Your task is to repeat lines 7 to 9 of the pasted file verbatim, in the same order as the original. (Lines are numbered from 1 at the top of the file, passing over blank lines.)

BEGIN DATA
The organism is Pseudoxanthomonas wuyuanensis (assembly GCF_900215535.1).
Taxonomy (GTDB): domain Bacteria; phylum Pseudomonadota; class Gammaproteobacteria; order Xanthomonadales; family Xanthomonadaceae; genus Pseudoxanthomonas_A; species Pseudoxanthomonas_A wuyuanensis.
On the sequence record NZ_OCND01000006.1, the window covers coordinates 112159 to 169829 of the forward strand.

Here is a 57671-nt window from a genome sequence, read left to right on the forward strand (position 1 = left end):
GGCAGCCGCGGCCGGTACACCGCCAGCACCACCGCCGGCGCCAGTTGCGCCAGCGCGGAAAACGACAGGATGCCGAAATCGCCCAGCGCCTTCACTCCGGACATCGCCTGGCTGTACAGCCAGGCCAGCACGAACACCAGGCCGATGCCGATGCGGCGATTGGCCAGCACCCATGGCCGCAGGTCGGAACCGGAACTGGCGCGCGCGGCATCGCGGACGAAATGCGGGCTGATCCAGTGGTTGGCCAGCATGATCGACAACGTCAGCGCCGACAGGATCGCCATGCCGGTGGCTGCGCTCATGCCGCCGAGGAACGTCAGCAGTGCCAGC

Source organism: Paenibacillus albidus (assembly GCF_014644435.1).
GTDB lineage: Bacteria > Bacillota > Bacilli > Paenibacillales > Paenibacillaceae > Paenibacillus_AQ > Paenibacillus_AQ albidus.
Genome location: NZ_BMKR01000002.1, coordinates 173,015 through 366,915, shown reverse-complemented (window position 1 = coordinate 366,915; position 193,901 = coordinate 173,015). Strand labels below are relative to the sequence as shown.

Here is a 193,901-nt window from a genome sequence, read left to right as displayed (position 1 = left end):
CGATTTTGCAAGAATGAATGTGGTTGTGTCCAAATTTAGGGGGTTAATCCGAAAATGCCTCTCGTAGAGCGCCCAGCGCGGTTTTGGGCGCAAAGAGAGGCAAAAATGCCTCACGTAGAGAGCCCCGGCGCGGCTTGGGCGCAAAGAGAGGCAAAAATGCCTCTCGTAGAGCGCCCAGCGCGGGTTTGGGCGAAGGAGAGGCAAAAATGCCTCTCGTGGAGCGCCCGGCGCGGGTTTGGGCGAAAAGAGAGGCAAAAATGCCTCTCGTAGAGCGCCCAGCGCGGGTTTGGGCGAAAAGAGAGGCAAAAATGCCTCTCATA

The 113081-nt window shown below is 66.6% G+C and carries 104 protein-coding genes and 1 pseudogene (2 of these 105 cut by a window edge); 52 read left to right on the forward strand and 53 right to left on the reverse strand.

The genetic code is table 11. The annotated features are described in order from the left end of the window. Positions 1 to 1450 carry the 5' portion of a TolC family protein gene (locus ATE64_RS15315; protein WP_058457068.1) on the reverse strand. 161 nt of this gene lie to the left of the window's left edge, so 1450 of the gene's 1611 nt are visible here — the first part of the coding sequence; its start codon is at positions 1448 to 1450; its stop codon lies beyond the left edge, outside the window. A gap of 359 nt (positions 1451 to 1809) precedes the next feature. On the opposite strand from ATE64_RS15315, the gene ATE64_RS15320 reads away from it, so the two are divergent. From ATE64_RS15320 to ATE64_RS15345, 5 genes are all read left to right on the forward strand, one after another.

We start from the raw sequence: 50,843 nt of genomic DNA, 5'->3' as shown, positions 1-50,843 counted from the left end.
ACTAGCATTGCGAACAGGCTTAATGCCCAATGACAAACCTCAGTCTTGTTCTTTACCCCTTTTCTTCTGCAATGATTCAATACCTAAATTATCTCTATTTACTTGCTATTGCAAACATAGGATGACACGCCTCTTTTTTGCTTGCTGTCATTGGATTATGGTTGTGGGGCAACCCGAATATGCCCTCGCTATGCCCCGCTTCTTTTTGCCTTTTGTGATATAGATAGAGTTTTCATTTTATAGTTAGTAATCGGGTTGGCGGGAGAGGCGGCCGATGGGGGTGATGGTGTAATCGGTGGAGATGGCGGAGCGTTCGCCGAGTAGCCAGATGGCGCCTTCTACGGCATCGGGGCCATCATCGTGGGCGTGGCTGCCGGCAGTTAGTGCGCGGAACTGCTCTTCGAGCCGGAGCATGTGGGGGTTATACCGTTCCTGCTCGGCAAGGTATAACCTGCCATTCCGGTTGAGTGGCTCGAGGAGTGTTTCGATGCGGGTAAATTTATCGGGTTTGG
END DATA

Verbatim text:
GTDB lineage: Bacteria > Bacillota > Bacilli > Paenibacillales > Paenibacillaceae > Paenibacillus_AQ > Paenibacillus_AQ albidus.
Genome location: NZ_BMKR01000002.1, coordinates 173,015 through 366,915, shown reverse-complemented (window position 1 = coordinate 366,915; position 193,901 = coordinate 173,015). Strand labels below are relative to the sequence as shown.

Here is a 193,901-nt window from a genome sequence, read left to right as displayed (position 1 = left end):